In 1960, the U.S. Navy began using marine mammals such as dolphins and sea lions to protect our harbors, clear underwater mines, and recover lost equipment. Over the years, this program has been responsible for a lot of positive work and should continue into the future.
The dolphins and sea lions in the program provide an important service to the men and women in the Navy. Dolphins’ natural sonar abilities have been used to locate mines along the bottom of the sea floor.
Dolphins and sea lions have excellent underwater vision and hearing that allow them to detect and track undersea targets, even in dark or murky waters. They can also dive hundreds of feet below the surface, without risk of sickness like human divers. Someday it may be possible to complete these missions with underwater drones, but for now technology is no match for the animals.
During times of war, these animals have done a great service to our country and the men and women in the military. During the Vietnam War, five dolphins protected an army ammunition post.
They stopped enemy swimmers from coming ashore. During the 1996 Republican Convention held in San Diego, dolphins patrolled the harbor and protected the people attending the convention. In 2003 dolphins cleared underwater mines ahead of U.S. ships during the Iraq War. Because of their intelligence and trainability, dolphins and sea lions are good choices for many of these difficult underwater missions. Without them, many more soldiers could be injured.
Despite the great work these mammals have done, many people argue against the program. They claim the dolphins are put at risk and don’t live good lives. But the Navy argues that most of the animals in their program live longer than the mammals in the wild. In addition, the animals are never mistreated and are only given positive reinforcement. The Navy also maintains strict rules about when a dolphin can be used (such as water temperature) so that the animals are not put in environments that are not normal. Opponents also argue that robots could do the same work, but as of now we do not have the technology that matches the natural abilities of the dolphins and robots would cost a lot of money.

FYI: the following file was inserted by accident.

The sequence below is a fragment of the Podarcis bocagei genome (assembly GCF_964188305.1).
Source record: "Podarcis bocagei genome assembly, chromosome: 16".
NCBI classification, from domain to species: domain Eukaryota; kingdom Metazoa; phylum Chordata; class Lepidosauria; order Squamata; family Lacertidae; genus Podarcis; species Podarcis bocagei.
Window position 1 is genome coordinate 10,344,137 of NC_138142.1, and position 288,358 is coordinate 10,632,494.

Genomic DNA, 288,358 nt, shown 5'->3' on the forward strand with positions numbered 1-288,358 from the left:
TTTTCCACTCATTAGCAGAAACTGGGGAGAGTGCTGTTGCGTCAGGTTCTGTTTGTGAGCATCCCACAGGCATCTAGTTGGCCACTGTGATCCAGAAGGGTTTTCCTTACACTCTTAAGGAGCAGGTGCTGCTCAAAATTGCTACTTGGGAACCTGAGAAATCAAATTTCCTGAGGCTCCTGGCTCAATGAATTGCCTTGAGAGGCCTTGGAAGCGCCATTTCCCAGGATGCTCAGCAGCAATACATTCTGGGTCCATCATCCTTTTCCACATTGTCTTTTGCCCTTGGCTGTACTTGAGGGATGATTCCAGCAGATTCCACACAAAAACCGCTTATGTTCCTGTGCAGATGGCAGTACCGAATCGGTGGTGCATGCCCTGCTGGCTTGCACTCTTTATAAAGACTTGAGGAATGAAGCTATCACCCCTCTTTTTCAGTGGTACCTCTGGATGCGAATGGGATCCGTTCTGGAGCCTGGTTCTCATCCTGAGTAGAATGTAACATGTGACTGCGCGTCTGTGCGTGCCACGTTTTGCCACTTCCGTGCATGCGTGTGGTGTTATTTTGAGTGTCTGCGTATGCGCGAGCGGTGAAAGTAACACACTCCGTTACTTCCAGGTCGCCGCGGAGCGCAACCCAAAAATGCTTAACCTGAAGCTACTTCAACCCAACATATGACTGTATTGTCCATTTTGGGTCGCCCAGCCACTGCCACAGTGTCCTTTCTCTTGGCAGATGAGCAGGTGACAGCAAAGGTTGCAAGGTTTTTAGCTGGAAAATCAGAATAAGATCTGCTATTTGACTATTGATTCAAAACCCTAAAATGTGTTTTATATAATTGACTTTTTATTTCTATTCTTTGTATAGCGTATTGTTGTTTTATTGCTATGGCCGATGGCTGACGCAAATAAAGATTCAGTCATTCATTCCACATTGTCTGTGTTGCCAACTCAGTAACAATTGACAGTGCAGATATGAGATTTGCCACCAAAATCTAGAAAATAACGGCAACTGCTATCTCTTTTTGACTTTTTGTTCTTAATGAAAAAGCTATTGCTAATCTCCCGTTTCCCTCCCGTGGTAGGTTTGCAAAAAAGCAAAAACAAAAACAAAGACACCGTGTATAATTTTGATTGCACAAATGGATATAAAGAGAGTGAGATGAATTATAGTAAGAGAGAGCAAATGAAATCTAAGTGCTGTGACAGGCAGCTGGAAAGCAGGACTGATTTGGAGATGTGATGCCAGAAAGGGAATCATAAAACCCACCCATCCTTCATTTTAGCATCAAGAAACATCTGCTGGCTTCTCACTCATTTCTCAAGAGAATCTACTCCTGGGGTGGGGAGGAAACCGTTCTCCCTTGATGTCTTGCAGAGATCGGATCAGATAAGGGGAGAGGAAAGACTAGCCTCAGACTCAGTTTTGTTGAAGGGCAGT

While there are some arguments against using marine mammals in the Navy, the benefits and good work of these animals is undeniable. Without these animals, soldiers’ lives would be at risk. The Navy Marine Mammal Program is an important program to our military and country. Until robots are as smart as dolphins, the Navy should keep using the animals.